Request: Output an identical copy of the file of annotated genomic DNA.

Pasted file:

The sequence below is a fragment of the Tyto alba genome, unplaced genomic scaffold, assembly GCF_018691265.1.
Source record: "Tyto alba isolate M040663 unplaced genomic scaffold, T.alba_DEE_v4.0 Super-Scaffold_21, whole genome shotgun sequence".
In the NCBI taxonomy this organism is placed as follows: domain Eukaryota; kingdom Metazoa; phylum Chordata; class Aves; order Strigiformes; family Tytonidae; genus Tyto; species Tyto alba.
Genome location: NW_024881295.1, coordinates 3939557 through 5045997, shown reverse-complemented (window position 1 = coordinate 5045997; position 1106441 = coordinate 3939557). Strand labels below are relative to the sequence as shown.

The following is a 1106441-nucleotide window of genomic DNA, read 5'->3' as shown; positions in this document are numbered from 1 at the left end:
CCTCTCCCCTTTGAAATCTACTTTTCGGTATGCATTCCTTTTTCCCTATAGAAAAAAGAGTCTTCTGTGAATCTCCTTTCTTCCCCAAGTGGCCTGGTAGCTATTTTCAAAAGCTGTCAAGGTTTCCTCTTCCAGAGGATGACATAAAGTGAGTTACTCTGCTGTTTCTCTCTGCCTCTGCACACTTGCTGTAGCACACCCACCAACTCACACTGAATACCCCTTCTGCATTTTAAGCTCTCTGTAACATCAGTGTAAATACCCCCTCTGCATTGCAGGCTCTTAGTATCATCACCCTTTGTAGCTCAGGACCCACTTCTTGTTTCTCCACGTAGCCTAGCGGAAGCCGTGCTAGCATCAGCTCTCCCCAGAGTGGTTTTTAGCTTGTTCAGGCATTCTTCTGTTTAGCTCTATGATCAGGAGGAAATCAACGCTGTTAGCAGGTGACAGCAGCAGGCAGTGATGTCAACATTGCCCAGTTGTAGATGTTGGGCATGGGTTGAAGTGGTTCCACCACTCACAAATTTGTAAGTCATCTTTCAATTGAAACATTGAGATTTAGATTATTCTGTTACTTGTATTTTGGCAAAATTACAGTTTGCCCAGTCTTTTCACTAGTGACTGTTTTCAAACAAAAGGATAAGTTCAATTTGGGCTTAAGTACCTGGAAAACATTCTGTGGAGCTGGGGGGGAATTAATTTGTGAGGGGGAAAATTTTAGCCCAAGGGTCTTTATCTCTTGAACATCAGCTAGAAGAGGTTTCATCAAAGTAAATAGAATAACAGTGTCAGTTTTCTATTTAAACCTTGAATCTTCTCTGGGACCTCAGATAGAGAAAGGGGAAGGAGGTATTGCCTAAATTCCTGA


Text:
The sequence below is a fragment of the Tyto alba genome, unplaced genomic scaffold, assembly GCF_018691265.1.
Source record: "Tyto alba isolate M040663 unplaced genomic scaffold, T.alba_DEE_v4.0 Super-Scaffold_21, whole genome shotgun sequence".
In the NCBI taxonomy this organism is placed as follows: domain Eukaryota; kingdom Metazoa; phylum Chordata; class Aves; order Strigiformes; family Tytonidae; genus Tyto; species Tyto alba.
Genome location: NW_024881295.1, coordinates 3939557 through 5045997, shown reverse-complemented (window position 1 = coordinate 5045997; position 1106441 = coordinate 3939557). Strand labels below are relative to the sequence as shown.

The following is a 1106441-nucleotide window of genomic DNA, read 5'->3' as shown; positions in this document are numbered from 1 at the left end:
CCTCTCCCCTTTGAAATCTACTTTTCGGTATGCATTCCTTTTTCCCTATAGAAAAAAGAGTCTTCTGTGAATCTCCTTTCTTCCCCAAGTGGCCTGGTAGCTATTTTCAAAAGCTGTCAAGGTTTCCTCTTCCAGAGGATGACATAAAGTGAGTTACTCTGCTGTTTCTCTCTGCCTCTGCACACTTGCTGTAGCACACCCACCAACTCACACTGAATACCCCTTCTGCATTTTAAGCTCTCTGTAACATCAGTGTAAATACCCCCTCTGCATTGCAGGCTCTTAGTATCATCACCCTTTGTAGCTCAGGACCCACTTCTTGTTTCTCCACGTAGCCTAGCGGAAGCCGTGCTAGCATCAGCTCTCCCCAGAGTGGTTTTTAGCTTGTTCAGGCATTCTTCTGTTTAGCTCTATGATCAGGAGGAAATCAACGCTGTTAGCAGGTGACAGCAGCAGGCAGTGATGTCAACATTGCCCAGTTGTAGATGTTGGGCATGGGTTGAAGTGGTTCCACCACTCACAAATTTGTAAGTCATCTTTCAATTGAAACATTGAGATTTAGATTATTCTGTTACTTGTATTTTGGCAAAATTACAGTTTGCCCAGTCTTTTCACTAGTGACTGTTTTCAAACAAAAGGATAAGTTCAATTTGGGCTTAAGTACCTGGAAAACATTCTGTGGAGCTGGGGGGGAATTAATTTGTGAGGGGGAAAATTTTAGCCCAAGGGTCTTTATCTCTTGAACATCAGCTAGAAGAGGTTTCATCAAAGTAAATAGAATAACAGTGTCAGTTTTCTATTTAAACCTTGAATCTTCTCTGGGACCTCAGATAGAGAAAGGGGAAGGAGGTATTGCCTAAATTCCTGA